E-Museum of Pyrographic Art

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to the Salon of
William Fuller Curtis (1873–1938)
Burnt Wood Panels

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Images adapted from the black-and-white article Wood Panels by William Fuller Curtis
in the 1909 publication of THE INTERNATIONAL STUDIO. Author unknown.

American artist William Fuller Curtis (1873–1938) like J. William Fosdick before him, studied art at the Académie Julian in Paris. And like Fosdick, Curtis likewise enjoyed a very successful professional career as a pyrographic, mixed-media artist, and as an illustrator. He does not seem to have done a lot of writing as Fosdick did; however, there is one (true) story found that he wrote for Catholic World Magazine, with the title The Pope and the Poilu, published by the Paulist Fathers in 1919, pages 368–377.

Curtis's important work Sea Fairies was cited—omitting the fact that it was a pyrographic work—in a December 27, 1903 New York Times article, as follows: "The Water Color Club of Washington, D. C., is holding its annual exhibition at the Federal capital. The Corcoran First Prize of $100 goes to William Fuller Curtis for his painted carving 'Sea Fairies'...."

Newsflash, 24 October 2008: The Cosmos Club spokesperson stated they no longer have the Curtis work entitled "Sea Fairies" in their collection.

Another work by William Fuller Curtis—"Love and Labor Glorifying Life"—was cited on p. 27 in the 1904 Year Book of the Architectural League of New York. His address was listed in that publication as 1727 19th St., Washington, D. C.

The E-Museum's curator (Washingtonian by birth) took great delight in discovering an article, published in 1922 in the Records of the Columbia Historical Society, Washington, D.C., entitled ART LIFE IN WASHINGTON, pp. 164–191. It was written beautifully by Leila Mechlin recounting the history of Washington, D.C.'s artistic life from the early 19th Century. Enthusiasts who love art history as well as the city of Washington should greatly enjoy seeing famous names like Gilbert Stuart and Samuel F. B. Morse (a portraitist who eventually became far more famous for his Morse code); they will likewise enjoy reading there more than a century of history rich in anecdotes Leila Mechlin so lovingly gathered and read before that Society on December 21st in 1920. Of particular note here is that, on p. 190, she recalled the burnt wood panels of William Fuller Curtis.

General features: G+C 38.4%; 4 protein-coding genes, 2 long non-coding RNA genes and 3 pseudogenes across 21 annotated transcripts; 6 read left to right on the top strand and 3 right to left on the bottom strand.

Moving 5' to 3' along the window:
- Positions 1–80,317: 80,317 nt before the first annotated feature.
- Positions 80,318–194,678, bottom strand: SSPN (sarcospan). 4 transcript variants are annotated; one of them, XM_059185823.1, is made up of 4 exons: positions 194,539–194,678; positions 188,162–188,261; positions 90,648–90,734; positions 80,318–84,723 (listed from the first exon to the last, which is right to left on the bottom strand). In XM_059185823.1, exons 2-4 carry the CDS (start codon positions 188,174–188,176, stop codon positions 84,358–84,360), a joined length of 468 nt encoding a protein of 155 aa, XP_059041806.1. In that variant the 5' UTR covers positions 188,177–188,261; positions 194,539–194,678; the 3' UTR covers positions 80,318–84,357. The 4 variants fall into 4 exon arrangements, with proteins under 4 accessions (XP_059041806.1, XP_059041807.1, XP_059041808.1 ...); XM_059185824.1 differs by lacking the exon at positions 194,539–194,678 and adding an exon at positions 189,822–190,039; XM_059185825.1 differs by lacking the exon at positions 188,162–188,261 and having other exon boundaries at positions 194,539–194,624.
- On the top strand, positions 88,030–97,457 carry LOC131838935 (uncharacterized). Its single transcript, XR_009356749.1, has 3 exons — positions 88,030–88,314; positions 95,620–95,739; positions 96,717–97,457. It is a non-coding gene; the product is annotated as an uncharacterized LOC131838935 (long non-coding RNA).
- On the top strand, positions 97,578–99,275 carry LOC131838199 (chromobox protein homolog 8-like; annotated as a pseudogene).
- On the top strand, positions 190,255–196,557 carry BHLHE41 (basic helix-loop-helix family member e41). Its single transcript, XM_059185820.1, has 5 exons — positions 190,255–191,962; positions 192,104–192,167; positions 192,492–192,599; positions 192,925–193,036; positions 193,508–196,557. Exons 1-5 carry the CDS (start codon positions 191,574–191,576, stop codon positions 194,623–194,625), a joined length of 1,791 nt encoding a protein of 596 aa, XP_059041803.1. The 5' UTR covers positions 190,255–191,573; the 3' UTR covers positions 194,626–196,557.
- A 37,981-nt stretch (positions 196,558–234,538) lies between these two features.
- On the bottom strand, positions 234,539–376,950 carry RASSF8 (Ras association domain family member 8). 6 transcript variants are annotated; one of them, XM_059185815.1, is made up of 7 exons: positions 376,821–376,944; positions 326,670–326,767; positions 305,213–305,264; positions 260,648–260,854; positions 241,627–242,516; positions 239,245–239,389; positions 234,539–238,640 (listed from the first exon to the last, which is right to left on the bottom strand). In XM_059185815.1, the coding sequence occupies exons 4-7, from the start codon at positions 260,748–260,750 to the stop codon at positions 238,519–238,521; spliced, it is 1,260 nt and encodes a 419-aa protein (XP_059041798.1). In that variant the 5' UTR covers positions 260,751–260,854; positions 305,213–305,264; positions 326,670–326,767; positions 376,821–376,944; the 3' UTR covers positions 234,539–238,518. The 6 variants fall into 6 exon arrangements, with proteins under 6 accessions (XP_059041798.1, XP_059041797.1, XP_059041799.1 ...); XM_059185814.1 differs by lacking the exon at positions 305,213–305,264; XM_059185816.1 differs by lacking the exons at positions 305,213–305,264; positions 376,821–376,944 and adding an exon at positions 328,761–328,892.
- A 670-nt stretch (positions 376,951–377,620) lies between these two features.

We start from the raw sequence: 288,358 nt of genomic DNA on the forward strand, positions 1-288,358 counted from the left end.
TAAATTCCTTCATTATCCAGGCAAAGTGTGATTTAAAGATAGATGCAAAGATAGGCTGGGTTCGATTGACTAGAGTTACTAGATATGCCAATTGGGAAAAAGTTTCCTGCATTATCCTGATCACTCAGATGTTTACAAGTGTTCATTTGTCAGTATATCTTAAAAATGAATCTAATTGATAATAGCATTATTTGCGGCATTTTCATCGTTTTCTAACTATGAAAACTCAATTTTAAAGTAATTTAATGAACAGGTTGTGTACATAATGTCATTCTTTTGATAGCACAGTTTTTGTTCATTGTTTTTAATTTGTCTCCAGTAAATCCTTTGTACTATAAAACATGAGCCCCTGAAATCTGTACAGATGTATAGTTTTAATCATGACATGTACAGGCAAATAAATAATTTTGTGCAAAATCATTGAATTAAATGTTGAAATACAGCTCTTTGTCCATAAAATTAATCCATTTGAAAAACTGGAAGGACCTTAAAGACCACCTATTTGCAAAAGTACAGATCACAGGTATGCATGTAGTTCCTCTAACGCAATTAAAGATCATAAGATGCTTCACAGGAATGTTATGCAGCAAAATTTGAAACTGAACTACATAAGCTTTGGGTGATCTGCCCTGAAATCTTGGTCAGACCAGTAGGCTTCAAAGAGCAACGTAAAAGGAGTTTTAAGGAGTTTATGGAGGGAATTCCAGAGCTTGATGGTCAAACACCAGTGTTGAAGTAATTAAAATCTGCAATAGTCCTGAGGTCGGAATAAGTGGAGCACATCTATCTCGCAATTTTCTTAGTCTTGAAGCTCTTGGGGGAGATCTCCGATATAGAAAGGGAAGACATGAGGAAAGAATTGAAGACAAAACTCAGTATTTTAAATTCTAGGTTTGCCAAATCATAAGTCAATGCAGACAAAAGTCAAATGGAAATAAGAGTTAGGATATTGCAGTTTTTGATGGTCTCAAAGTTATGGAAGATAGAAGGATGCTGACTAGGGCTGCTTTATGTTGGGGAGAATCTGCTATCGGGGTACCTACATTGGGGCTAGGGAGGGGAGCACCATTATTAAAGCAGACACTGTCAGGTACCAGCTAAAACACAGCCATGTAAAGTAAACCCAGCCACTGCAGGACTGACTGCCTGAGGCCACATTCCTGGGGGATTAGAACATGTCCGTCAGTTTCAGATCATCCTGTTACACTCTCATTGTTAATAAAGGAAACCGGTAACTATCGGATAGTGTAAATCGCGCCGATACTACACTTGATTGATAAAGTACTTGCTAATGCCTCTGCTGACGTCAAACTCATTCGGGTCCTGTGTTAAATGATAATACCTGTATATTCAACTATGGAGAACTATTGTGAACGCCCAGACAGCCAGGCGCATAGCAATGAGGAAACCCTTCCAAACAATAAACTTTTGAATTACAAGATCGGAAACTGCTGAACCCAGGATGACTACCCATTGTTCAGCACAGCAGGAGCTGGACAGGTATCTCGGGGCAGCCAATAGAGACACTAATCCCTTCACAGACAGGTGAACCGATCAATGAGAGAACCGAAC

Back in 1903, Leila Mechlin had written an excellent article entitled William Fuller Curtis, Pyrographer, which is exhibited here in the E-Museum. Her 1903 article illustrated six of the artist's works, including "Love and Labor Glorifying Life" mentioned previously above.

In a brief mention in the May 1911 edition of Art and Progress By American Federation of Arts, J. William Fosdick himself wrote the review of that year's exhibition of the National Society of Craftsmen. On p. 102, he had high praise for Curtis' work, saying, "William Fuller Curtis exhibited a large panel in burned, carved, painted, and gilded wood, carried out with great fidelity and ability."

If you have either any questions to ask or any information to offer regarding this article, these works, or any pyrography works by William Fuller Curtis, please e-mail the E-Museum Curator.

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Wood Panels by William Fuller Curtis

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© 2008, 2009 Kathleen M. Garvey Menéndez, all rights reserved.
Last updated 1 November 2009.